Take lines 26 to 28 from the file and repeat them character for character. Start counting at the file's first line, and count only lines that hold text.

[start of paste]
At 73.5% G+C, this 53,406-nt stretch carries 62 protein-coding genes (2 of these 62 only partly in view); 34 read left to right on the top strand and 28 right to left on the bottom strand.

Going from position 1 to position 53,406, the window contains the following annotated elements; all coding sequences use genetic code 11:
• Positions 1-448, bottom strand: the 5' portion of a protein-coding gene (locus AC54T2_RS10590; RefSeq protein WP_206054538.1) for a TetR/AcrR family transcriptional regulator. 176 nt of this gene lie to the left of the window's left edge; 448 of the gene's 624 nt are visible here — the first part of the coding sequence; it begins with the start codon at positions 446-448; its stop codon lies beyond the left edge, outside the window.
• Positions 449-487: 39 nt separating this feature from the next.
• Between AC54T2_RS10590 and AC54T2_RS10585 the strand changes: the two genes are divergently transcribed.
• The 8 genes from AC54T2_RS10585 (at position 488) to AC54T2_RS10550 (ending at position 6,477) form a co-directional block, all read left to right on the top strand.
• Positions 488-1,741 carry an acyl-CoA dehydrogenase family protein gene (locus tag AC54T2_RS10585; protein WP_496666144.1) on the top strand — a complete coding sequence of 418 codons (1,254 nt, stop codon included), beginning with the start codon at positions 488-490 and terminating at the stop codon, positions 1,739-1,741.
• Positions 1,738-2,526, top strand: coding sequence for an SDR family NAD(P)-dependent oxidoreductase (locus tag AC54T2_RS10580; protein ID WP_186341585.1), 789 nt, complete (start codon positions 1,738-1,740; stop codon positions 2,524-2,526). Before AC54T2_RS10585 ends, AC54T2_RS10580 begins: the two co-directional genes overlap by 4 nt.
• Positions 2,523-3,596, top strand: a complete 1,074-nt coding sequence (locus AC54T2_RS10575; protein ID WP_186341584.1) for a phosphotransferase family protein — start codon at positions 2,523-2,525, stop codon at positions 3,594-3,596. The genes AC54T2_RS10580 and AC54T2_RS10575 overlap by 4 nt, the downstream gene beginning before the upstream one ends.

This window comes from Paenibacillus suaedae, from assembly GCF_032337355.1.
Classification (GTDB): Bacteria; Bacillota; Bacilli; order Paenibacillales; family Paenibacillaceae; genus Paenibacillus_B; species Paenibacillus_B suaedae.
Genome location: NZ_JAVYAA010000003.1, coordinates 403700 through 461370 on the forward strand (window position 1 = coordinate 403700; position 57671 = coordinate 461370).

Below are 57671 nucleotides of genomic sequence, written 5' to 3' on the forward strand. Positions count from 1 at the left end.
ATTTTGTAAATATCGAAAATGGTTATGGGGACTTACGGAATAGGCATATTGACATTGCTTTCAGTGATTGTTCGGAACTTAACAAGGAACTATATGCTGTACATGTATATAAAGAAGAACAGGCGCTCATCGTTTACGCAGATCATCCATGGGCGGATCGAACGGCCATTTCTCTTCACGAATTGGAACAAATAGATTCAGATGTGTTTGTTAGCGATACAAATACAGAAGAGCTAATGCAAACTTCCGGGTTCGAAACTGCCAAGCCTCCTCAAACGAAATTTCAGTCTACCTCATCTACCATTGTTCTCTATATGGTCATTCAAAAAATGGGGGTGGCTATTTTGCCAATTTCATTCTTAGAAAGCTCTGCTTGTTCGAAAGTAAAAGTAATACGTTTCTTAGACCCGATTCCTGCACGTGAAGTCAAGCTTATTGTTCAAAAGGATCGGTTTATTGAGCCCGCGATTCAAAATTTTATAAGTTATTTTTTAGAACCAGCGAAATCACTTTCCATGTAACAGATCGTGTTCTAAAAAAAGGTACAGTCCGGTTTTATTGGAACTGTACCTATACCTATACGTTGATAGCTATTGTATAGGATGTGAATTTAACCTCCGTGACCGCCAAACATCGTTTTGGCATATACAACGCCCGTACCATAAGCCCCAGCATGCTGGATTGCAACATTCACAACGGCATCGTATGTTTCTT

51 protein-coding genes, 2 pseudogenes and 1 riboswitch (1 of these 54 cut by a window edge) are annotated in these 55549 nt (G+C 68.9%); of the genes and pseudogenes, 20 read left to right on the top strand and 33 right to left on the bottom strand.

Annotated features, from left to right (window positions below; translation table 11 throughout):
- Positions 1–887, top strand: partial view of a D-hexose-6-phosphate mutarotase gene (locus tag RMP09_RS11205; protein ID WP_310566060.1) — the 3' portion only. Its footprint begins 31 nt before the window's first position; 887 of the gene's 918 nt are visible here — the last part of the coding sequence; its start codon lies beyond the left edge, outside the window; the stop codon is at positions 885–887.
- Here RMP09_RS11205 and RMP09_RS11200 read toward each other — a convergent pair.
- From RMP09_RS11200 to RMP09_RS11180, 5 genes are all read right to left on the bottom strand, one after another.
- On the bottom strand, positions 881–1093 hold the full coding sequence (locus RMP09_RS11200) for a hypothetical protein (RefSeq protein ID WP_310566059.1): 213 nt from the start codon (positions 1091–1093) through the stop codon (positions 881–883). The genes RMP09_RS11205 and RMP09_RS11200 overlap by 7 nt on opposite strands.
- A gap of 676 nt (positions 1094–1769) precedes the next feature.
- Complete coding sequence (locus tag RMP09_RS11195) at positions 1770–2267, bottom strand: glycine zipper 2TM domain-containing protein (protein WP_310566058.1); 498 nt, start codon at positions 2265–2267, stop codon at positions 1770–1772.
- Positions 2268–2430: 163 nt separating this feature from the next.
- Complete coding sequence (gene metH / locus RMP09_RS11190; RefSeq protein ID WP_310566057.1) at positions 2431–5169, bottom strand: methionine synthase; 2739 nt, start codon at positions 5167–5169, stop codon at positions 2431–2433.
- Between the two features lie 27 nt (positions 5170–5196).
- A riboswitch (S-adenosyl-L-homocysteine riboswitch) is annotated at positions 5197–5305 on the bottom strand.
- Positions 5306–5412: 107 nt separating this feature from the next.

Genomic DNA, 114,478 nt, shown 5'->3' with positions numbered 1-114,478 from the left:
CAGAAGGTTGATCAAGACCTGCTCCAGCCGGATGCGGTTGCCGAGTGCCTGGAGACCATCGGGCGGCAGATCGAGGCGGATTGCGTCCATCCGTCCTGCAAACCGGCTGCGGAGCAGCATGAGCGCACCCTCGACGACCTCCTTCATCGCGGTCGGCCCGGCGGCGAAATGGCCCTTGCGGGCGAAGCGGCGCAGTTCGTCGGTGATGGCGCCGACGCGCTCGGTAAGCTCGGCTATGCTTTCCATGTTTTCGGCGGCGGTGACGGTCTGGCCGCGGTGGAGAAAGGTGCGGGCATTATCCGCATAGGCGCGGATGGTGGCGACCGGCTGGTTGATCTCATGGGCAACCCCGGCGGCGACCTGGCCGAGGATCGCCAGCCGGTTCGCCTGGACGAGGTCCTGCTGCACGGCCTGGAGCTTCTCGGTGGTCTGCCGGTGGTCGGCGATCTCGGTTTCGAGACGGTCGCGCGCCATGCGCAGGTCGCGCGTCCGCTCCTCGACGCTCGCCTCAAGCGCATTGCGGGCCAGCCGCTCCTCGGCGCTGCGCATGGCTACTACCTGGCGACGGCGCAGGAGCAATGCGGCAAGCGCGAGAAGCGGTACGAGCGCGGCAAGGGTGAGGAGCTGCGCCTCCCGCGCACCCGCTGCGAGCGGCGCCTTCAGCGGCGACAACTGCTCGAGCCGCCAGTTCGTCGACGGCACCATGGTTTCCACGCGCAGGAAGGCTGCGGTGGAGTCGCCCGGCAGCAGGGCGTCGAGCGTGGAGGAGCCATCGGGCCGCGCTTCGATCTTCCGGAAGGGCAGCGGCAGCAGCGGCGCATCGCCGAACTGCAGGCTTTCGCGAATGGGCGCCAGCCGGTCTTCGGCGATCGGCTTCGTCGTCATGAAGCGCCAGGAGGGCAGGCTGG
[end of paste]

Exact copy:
- A riboswitch (S-adenosyl-L-homocysteine riboswitch) is annotated at positions 5197–5305 on the bottom strand.
- Positions 5306–5412: 107 nt separating this feature from the next.

Genomic DNA, 114,478 nt, shown 5'->3' with positions numbered 1-114,478 from the left: